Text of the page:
2. The Act amends the definition of “active coal mine” to comprise an area included on a five-year timing map prepared by the permittee. This five-year timing map is to include the areas “reasonably expected to be mined and permitted for mining by the operator during a five year period beyond the projected completion of the mining of the current permitted area.” This change will expand the area where objections by mine operators may be filed. Within 30 days of the effective date of the Act (June 12, 2011), underground mine operators must provide the DEP their current five-year timing maps for already permitted active mines. Any coal companies with pending applications for a new mine, renewal applications pending or pending application seeking to add additional acres should begin to prepare such a map for submission to the Department once the approval being sought is issued.

  3. Act 2 of 2011 also prohibits drilling through an operating coal mine without written consent of the operator of the coal mine to the proposed location of the well. The definition of “operating coal mine” is also proposed to be expanded to include any workable coal seam for which an underground mining permit has been issued. It should be noted that under long-standing case law coal operators may not deprive the owners of gas rights the right to reasonably recover their gas resources.3 This means the coal operator of an “operating coal mine” under the new law cannot block the gas reserves from drilling through the coal to recover its property. Thus, the agreed to location of the well has to be one that provides reasonable access to the gas resources.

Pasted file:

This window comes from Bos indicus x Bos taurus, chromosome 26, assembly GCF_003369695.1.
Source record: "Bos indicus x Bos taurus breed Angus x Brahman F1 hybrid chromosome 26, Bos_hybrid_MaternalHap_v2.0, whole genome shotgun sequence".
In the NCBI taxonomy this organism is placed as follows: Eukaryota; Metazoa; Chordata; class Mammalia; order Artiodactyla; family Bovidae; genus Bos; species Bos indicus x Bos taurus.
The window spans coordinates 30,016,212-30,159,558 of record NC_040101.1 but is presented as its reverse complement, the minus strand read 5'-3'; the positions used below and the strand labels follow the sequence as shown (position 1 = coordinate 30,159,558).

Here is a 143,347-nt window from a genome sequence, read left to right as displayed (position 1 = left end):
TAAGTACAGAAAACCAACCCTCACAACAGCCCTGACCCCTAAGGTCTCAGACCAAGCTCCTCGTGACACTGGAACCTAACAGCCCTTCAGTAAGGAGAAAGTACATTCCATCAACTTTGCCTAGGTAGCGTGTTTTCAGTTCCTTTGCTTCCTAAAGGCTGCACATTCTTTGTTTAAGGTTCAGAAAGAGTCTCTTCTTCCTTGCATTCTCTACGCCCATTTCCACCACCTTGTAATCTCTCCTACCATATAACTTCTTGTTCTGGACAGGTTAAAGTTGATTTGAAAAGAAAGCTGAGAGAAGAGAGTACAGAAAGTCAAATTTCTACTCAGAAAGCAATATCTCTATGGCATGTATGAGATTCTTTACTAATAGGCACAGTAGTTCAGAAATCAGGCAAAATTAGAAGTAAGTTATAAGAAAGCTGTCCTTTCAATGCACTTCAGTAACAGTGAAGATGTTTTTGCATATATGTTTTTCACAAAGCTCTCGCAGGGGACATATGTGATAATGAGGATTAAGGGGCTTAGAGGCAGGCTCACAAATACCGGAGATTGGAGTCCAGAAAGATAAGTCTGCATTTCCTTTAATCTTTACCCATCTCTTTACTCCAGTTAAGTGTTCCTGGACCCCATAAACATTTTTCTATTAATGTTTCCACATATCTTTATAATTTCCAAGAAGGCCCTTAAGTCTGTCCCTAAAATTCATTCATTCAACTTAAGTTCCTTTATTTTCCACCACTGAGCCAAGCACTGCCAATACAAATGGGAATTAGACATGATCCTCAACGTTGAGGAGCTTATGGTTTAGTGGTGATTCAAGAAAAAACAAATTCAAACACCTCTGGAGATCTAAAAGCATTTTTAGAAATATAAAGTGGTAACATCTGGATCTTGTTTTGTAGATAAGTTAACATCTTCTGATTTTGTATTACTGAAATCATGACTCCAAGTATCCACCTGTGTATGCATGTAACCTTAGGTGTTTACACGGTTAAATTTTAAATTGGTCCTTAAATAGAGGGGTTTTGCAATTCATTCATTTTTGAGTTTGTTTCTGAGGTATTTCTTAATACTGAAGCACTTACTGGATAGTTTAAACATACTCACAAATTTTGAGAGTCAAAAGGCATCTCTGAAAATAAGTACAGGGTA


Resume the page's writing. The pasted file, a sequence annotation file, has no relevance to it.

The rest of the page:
4. If the well cluster is proposed to be drilled through a “workable coal seam” that is neither “active” nor “operating” the gas owner must provide the plat showing the proposed location to the coal owner and the coal owner can provide recommendations on the location of the proposed well location.

  5. The new law also requires any deviation surveys obtained in the well to be provided to the coal company by the well operation within 60 days of completion of drilling.

  6. Within 60 days of the effective date of the Act (July 12, 2011), the DEP must commission an independent study to assess various aspects of the well pillar size/configuration necessary to protect well bores in areas where mining will occur. The intent is to amend the 1957 gas well pillar study that forms the basis for the amount of coal pillar support that is to be left in place around gas wells by the coal operator. The DEP has 240 days from the effective date of the Act to complete this report and publish it in the Pennsylvania Bulletin.


This new law provides Marcellus gas well operators the needed spacing changes to accommodate multiple horizontal wells on single well pads and also provides coal mine operators with the ability to use 5 year mining maps to achieve maximum coal recovery in a safe and efficient manner. Both the coal industry and gas industry trade associations supported this compromise.

1 Foundation Coal v. DEP, et al., 993 A.2d 1277 (Pa. Cmwlth. 2010)
2 The two criteria are as follows: (1) proposed well can be drilled without endangering the safety of the mine workers, and (2) allows for the maximum recovery of both gas and coal resources.
3 Chartiers Block Coal Co. v. Mellon, 152 Pa. 286 (1893)